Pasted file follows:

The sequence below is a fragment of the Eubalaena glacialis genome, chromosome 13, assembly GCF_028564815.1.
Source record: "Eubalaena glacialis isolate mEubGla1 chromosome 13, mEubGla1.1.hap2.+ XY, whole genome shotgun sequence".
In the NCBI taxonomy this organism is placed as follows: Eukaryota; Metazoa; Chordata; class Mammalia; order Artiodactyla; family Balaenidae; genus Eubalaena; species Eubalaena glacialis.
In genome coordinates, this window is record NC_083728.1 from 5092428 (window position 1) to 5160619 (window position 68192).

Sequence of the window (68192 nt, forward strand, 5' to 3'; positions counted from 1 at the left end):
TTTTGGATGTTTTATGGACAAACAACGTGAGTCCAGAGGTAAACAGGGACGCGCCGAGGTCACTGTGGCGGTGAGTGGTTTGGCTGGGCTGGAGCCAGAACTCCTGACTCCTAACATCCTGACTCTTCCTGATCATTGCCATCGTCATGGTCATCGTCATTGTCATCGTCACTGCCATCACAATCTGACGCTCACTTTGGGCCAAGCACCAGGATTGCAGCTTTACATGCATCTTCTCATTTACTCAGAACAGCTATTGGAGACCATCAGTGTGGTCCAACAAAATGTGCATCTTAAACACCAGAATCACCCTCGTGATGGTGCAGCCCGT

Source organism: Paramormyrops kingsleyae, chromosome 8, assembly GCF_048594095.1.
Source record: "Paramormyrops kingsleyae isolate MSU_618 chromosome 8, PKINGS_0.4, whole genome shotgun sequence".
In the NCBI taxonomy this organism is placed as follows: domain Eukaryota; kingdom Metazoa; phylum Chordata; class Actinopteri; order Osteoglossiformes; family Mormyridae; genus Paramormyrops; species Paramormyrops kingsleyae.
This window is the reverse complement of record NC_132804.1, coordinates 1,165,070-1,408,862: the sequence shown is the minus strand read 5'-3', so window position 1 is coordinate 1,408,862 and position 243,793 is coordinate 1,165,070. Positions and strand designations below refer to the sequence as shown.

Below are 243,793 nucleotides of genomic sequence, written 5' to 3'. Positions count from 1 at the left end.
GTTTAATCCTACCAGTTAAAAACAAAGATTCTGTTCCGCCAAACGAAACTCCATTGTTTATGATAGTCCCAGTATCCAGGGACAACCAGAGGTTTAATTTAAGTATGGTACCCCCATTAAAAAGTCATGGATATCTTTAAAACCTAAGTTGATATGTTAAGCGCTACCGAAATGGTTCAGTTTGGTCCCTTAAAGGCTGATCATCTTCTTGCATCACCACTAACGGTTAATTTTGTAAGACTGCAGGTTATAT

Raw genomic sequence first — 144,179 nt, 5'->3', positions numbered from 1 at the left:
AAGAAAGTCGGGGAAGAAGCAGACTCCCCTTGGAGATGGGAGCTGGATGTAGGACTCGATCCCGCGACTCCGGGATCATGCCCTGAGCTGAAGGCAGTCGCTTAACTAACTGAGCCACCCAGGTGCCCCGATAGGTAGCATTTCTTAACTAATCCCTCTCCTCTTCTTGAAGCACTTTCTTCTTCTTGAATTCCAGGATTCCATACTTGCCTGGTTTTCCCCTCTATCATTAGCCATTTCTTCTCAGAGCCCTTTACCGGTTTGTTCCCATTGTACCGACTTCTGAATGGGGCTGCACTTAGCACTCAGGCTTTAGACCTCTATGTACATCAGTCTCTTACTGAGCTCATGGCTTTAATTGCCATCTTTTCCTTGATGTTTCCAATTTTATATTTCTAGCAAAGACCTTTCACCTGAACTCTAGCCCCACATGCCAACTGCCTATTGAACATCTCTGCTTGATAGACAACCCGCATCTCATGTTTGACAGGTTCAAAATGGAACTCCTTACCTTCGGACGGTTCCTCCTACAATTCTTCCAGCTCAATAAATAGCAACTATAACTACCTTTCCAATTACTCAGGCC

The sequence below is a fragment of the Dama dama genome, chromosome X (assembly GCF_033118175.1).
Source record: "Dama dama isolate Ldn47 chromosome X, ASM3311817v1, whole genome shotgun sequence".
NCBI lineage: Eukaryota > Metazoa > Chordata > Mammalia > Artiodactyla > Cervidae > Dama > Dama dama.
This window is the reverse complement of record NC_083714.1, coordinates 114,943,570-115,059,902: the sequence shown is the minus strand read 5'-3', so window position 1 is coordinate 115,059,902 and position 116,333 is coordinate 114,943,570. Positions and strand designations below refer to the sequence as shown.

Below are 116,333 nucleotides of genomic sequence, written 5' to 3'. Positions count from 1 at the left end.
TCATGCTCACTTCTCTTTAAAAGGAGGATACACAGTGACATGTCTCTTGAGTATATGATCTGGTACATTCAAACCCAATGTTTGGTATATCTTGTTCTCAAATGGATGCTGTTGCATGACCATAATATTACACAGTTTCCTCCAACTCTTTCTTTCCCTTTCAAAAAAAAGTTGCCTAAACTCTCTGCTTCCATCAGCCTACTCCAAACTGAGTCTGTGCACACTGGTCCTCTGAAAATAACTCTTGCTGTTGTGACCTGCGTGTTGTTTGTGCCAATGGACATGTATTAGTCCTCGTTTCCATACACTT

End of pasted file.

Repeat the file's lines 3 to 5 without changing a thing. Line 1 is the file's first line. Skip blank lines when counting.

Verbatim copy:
In the NCBI taxonomy this organism is placed as follows: Eukaryota; Metazoa; Chordata; class Mammalia; order Artiodactyla; family Balaenidae; genus Eubalaena; species Eubalaena glacialis.
In genome coordinates, this window is record NC_083728.1 from 5092428 (window position 1) to 5160619 (window position 68192).

Sequence of the window (68192 nt, forward strand, 5' to 3'; positions counted from 1 at the left end):